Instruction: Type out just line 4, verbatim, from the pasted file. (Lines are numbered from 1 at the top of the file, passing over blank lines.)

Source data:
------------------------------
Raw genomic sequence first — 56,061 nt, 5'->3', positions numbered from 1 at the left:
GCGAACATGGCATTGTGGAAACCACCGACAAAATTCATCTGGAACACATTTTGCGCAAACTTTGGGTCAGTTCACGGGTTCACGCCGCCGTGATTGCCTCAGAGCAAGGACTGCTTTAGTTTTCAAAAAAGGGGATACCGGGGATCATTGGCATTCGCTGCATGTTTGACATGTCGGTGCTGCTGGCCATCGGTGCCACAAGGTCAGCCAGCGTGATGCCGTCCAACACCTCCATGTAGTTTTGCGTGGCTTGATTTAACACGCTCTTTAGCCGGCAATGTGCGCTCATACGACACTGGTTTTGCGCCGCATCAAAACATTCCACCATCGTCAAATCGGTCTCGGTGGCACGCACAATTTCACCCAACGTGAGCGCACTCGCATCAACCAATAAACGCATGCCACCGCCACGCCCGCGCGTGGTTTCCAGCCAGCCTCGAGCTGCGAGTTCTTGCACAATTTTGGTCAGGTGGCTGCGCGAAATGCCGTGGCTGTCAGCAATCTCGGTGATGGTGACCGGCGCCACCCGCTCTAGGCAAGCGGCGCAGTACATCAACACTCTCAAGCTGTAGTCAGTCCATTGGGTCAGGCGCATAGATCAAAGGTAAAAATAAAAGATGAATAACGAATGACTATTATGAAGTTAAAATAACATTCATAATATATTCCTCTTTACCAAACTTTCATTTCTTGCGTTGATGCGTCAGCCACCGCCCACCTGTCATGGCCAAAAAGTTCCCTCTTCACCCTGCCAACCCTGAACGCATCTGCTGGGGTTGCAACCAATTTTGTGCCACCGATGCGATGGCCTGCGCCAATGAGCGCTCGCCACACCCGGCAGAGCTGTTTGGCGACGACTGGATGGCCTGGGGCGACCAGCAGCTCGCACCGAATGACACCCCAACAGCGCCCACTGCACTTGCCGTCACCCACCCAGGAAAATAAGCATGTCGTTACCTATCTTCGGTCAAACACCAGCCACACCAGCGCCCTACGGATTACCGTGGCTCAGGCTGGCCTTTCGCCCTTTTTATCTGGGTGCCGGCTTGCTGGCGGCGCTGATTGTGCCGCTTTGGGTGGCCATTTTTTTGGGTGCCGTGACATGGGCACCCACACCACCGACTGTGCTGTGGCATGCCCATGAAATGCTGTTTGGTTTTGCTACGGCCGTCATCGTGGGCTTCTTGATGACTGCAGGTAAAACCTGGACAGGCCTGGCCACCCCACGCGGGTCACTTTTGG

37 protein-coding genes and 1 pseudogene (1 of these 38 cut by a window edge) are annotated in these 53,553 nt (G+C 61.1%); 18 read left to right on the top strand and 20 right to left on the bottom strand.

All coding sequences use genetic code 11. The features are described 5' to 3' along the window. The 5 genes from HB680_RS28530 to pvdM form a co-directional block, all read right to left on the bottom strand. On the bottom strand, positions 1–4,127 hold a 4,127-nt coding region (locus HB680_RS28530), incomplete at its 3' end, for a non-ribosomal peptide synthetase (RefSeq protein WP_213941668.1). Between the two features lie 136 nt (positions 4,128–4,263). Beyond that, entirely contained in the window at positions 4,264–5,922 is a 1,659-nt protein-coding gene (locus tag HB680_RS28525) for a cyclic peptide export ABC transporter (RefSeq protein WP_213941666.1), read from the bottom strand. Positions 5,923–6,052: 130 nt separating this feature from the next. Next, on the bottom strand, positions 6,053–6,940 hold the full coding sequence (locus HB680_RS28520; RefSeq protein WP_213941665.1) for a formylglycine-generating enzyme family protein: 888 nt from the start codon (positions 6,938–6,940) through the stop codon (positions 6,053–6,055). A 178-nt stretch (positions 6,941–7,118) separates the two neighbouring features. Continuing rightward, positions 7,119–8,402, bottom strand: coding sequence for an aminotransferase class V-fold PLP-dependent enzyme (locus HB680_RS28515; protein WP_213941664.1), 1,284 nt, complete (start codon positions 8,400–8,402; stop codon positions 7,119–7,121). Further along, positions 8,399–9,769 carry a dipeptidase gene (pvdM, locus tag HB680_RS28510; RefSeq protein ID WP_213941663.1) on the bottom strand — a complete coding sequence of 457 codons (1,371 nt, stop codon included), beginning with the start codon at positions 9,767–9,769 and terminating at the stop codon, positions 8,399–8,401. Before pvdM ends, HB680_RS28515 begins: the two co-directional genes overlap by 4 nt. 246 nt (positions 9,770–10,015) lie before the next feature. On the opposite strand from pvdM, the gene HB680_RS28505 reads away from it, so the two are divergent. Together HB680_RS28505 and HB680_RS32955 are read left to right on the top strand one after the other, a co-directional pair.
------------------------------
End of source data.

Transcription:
All coding sequences use genetic code 11. The features are described 5' to 3' along the window. The 5 genes from HB680_RS28530 to pvdM form a co-directional block, all read right to left on the bottom strand. On the bottom strand, positions 1–4,127 hold a 4,127-nt coding region (locus HB680_RS28530), incomplete at its 3' end, for a non-ribosomal peptide synthetase (RefSeq protein WP_213941668.1). Between the two features lie 136 nt (positions 4,128–4,263). Beyond that, entirely contained in the window at positions 4,264–5,922 is a 1,659-nt protein-coding gene (locus tag HB680_RS28525) for a cyclic peptide export ABC transporter (RefSeq protein WP_213941666.1), read from the bottom strand. Positions 5,923–6,052: 130 nt separating this feature from the next. Next, on the bottom strand, positions 6,053–6,940 hold the full coding sequence (locus HB680_RS28520; RefSeq protein WP_213941665.1) for a formylglycine-generating enzyme family protein: 888 nt from the start codon (positions 6,938–6,940) through the stop codon (positions 6,053–6,055). A 178-nt stretch (positions 6,941–7,118) separates the two neighbouring features. Continuing rightward, positions 7,119–8,402, bottom strand: coding sequence for an aminotransferase class V-fold PLP-dependent enzyme (locus HB680_RS28515; protein WP_213941664.1), 1,284 nt, complete (start codon positions 8,400–8,402; stop codon positions 7,119–7,121). Further along, positions 8,399–9,769 carry a dipeptidase gene (pvdM, locus tag HB680_RS28510; RefSeq protein ID WP_213941663.1) on the bottom strand — a complete coding sequence of 457 codons (1,371 nt, stop codon included), beginning with the start codon at positions 9,767–9,769 and terminating at the stop codon, positions 8,399–8,401. Before pvdM ends, HB680_RS28515 begins: the two co-directional genes overlap by 4 nt. 246 nt (positions 9,770–10,015) lie before the next feature. On the opposite strand from pvdM, the gene HB680_RS28505 reads away from it, so the two are divergent. Together HB680_RS28505 and HB680_RS32955 are read left to right on the top strand one after the other, a co-directional pair.